SHOWING : August 18, 2004 - September 26, 2004
[REVIEW THIS PRODUCTION]
It's the eternal war of the sexes ad Benedick and Beatrice have at it. Sub-Plots and Schemes build to a comic climax of sound and fury that, well, you get the idea ....
[REVIEW THIS PRODUCTION]
Dedalus was Being Kind|
|by Sweet Babboo
Saturday, August 28, 2004 ||
I thought that this production crashed and burned five minutes after takeoff. A gorgeous set and pretty costumes can only hold my attention for two minutes. With some actors stumbling over their lines and others spitting them out incoherantly, it was impossible for me to be charmed by this production. And this is my all-time favorite Shakespeare comedy. I came in wanting to love everything about it and ended up walking out during intermission, extremely disappointed instead. Which, considering that I usually find the work done at Theatre in the Square and by Ms. Phelps-West to be exceptional in other plays, was not what I had expected to do at all. I will walk out on a play only if it truly is a waste of my time.|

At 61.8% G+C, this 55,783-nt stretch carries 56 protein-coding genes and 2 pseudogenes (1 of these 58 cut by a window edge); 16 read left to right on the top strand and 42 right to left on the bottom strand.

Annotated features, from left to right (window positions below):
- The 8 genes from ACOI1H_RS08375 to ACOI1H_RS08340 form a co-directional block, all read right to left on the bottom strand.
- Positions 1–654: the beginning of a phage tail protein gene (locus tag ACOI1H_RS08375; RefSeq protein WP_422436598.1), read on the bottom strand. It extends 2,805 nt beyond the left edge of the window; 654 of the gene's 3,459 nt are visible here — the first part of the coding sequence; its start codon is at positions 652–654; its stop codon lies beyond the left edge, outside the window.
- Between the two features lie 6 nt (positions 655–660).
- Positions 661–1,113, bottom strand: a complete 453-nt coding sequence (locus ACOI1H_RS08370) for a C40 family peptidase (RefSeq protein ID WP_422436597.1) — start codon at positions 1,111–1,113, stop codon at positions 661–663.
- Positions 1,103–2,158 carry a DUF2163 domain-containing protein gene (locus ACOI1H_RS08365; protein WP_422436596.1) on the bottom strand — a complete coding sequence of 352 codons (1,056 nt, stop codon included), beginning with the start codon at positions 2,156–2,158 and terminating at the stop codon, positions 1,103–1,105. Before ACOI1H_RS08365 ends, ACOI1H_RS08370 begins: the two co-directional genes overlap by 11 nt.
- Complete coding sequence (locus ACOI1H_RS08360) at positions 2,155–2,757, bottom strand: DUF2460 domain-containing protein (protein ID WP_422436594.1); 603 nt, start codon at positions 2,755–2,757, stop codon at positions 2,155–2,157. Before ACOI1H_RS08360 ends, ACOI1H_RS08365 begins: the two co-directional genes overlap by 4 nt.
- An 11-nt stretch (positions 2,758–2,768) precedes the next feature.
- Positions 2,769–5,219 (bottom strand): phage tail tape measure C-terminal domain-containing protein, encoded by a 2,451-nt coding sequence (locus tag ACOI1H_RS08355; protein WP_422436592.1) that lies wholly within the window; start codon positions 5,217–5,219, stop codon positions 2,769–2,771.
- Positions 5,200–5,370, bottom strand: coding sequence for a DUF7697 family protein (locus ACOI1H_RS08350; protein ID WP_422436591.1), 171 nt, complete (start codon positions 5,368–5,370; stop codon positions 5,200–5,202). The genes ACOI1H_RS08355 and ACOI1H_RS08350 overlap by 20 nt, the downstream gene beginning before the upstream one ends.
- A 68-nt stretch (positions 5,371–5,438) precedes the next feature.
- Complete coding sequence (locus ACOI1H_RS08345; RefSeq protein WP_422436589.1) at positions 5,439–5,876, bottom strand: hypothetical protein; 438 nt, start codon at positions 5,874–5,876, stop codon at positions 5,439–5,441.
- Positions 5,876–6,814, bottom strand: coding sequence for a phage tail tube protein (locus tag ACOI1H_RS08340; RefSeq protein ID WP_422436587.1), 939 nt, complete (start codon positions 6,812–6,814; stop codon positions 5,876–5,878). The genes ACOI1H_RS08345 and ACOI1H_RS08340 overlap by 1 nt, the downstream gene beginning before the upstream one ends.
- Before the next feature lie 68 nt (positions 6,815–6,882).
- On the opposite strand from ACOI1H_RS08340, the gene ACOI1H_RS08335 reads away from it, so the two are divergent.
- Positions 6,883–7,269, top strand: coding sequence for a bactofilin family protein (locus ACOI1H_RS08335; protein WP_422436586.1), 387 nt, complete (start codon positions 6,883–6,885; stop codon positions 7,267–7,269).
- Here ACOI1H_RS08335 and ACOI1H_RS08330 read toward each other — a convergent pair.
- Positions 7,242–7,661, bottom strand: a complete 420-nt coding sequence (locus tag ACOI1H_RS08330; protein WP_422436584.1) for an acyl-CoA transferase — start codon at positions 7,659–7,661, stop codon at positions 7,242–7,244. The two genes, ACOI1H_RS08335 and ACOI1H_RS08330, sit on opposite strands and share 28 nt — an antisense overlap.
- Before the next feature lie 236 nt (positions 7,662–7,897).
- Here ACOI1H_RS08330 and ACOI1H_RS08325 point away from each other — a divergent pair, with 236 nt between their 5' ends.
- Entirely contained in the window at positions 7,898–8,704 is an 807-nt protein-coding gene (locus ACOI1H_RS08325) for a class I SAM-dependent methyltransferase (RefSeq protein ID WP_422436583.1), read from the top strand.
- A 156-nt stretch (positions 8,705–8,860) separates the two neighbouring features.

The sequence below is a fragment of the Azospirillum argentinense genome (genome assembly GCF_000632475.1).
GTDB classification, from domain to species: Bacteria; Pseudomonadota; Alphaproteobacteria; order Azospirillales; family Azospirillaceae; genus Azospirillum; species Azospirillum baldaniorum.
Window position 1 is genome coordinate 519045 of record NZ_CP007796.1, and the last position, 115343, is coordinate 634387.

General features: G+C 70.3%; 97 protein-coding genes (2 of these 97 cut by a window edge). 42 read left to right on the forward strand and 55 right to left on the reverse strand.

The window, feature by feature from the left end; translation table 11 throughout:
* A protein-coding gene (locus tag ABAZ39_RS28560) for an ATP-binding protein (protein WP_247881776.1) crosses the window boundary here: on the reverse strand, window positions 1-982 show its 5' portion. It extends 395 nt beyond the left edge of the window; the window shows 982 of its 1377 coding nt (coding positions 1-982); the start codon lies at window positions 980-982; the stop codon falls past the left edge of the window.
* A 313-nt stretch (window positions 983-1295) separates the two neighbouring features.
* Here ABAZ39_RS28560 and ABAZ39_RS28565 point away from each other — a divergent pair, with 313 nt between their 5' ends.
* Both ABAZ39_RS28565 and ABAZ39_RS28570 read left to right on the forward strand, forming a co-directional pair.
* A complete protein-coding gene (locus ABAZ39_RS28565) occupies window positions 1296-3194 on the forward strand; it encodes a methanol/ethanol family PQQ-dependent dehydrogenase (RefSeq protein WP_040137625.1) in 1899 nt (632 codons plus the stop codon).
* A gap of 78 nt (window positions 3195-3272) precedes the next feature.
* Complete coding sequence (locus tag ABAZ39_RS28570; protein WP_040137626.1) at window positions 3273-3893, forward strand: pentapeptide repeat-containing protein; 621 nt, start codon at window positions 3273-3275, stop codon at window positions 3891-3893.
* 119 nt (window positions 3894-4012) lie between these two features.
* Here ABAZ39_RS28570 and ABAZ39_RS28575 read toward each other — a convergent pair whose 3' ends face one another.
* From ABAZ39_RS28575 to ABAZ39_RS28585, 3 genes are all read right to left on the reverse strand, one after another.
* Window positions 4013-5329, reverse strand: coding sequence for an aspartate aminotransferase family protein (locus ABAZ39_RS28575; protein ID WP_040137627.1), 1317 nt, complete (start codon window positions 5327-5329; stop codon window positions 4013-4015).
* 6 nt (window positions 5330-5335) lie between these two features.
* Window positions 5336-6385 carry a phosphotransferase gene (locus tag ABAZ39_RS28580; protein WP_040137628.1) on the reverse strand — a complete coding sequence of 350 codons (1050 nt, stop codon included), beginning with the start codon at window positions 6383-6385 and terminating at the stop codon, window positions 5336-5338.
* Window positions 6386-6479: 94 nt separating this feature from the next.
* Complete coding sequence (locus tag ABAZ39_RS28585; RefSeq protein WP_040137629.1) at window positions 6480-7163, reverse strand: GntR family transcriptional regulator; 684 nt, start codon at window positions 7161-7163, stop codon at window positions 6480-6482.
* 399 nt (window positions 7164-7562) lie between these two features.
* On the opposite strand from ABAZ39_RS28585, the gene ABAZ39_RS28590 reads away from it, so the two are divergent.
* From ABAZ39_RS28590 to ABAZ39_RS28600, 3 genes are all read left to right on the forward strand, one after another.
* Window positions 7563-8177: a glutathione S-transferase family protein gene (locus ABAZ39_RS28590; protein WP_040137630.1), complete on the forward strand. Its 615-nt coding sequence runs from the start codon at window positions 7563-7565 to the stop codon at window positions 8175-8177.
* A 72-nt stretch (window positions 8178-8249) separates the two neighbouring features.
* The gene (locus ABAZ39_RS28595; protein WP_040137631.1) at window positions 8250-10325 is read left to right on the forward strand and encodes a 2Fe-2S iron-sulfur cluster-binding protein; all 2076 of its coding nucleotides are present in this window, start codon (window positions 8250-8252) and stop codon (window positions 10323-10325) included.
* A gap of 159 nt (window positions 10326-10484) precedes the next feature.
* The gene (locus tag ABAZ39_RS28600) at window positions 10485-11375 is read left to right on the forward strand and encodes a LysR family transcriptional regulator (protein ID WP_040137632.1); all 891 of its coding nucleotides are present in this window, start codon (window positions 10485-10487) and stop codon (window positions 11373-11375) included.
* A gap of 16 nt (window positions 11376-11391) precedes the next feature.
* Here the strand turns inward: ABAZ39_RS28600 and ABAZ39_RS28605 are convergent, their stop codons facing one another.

Believe me, this turkey was.
I won't name names and rant about how completely miscast some of the principals were. That's not fair or right. I've seen these actors do fine work in other plays. It's just that as an ensemble group, these people didn't click together and had the chemistry of a pot of soggy noodles. If you don't have a dynamic group of actors bringing this often absurd comedy to life with humor, charm and depth then you might as well call it a day. I can (sometimes) accept this from a community theatre company who stages Shakespeare with an eneven level of talent pool to work with. But when a company who prides themselves on casting the best professional actors in the city, then I just have to throw up my hands in defeat.
John Ammerman was the sole acception. His Benedict was witty, captivating and insightful and the only pleasure to watch that evening. I'm sorry that I didn't stick around long enough to watch him in Act II...Almost.
If I must pick on one thing in particular, it should be the awkward and amateurish staging. Too many scenes had actors remaining stationary for too long in kick lines. That's a major pet peeve of mine. And the overkill of bad Three Stooges/Marx Brothers schtick at the end of Act One was the kiss of death for me. I agree with Dedalus on every point he made about the "tricking" of Beatrice & Benedict scene at the end of Act One. To be blunt, it was jaw-droppingly bad. I had to leave after that. I couldn't take it anymore.